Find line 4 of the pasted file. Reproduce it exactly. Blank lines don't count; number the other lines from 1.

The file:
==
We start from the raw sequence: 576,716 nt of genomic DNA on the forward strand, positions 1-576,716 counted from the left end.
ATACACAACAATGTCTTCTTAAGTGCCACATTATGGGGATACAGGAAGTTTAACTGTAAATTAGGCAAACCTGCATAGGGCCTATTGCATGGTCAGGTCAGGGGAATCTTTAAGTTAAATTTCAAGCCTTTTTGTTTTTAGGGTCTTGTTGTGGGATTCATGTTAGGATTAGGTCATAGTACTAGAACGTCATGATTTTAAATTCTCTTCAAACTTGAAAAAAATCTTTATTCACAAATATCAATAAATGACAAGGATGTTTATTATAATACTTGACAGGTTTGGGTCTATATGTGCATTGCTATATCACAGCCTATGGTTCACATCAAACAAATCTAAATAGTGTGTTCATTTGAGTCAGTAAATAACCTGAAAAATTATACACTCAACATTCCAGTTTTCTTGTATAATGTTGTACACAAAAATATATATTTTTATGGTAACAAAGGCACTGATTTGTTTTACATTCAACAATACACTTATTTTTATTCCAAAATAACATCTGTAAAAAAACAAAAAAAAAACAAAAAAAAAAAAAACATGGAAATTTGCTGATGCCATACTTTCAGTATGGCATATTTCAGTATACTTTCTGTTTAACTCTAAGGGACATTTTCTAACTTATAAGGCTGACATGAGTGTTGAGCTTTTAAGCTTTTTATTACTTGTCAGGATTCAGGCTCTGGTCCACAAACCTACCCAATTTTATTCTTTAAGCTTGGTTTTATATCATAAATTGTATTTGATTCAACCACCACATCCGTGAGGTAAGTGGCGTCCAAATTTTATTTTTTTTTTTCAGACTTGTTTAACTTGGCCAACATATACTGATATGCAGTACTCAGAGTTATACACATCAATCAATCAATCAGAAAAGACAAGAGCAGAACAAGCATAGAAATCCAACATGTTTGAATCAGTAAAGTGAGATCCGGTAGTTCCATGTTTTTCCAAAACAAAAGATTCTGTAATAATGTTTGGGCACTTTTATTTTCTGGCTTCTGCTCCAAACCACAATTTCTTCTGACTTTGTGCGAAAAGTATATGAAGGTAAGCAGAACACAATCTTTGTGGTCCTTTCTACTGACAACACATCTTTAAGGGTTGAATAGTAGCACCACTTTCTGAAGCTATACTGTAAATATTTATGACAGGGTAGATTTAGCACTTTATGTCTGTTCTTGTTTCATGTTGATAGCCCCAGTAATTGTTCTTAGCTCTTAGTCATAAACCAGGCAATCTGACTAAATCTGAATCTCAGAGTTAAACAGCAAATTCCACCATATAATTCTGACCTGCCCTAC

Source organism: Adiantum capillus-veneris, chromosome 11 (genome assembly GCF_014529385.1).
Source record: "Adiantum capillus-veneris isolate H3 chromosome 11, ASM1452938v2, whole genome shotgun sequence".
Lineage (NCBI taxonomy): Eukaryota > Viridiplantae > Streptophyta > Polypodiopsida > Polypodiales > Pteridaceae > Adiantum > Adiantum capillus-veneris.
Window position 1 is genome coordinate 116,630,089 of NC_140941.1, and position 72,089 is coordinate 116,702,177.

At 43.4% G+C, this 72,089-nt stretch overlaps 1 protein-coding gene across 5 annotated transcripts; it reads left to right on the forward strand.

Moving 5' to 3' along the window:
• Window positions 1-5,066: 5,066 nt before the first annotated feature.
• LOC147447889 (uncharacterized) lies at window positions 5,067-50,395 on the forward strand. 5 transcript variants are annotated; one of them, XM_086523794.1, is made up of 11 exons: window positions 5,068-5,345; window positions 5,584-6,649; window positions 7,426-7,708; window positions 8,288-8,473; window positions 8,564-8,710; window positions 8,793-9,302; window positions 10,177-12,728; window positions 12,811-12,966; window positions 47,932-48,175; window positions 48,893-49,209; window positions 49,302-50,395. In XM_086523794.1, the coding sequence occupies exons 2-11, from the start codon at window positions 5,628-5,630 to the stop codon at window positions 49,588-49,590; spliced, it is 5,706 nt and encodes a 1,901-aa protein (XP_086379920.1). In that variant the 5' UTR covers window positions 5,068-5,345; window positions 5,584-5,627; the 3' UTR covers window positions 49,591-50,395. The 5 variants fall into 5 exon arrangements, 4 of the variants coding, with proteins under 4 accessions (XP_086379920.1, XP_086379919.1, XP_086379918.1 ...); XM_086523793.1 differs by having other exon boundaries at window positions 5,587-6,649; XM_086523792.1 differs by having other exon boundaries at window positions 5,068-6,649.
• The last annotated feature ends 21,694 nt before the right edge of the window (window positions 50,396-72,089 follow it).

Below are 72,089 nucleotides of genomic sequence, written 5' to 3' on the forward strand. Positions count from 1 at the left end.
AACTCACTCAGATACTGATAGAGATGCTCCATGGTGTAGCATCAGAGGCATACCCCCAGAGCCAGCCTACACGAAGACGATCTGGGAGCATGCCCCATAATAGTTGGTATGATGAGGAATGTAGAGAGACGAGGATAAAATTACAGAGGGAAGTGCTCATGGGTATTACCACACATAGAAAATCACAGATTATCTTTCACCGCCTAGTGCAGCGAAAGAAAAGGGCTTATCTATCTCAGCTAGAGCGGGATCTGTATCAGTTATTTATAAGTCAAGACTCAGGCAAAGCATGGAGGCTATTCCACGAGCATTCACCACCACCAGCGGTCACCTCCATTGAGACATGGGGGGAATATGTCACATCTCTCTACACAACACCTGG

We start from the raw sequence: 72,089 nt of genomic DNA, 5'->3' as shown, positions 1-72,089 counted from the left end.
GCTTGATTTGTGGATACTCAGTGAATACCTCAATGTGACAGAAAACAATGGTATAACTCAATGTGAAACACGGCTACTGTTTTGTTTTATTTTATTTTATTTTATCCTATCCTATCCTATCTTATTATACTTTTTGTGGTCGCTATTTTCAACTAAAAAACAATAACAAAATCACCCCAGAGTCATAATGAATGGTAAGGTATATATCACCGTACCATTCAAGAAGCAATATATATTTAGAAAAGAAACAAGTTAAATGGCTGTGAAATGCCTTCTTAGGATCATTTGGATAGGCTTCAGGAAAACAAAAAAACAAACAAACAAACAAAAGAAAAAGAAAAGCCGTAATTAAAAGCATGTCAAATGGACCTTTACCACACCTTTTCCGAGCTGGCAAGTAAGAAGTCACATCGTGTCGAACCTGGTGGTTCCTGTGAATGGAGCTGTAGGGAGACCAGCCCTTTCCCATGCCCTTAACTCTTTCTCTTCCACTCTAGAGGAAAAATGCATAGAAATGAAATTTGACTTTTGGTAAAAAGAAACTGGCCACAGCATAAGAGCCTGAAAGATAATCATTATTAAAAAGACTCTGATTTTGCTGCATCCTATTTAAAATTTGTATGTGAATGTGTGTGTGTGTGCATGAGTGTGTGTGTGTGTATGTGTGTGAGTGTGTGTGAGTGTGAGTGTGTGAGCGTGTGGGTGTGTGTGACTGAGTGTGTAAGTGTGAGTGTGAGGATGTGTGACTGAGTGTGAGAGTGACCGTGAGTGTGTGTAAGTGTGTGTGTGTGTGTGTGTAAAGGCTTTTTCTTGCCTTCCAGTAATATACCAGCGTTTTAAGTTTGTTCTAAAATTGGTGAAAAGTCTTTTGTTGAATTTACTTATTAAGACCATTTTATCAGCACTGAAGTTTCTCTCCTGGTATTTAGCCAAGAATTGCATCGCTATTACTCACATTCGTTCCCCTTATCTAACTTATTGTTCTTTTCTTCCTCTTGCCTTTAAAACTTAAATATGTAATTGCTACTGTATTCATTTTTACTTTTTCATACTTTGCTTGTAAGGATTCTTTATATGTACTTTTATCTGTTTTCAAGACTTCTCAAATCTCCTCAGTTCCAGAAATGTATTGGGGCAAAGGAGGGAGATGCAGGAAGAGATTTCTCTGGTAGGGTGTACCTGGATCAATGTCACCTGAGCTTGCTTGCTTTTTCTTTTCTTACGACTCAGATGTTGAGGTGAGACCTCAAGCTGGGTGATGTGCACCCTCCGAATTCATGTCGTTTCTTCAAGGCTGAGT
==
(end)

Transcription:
Source record: "Adiantum capillus-veneris isolate H3 chromosome 11, ASM1452938v2, whole genome shotgun sequence".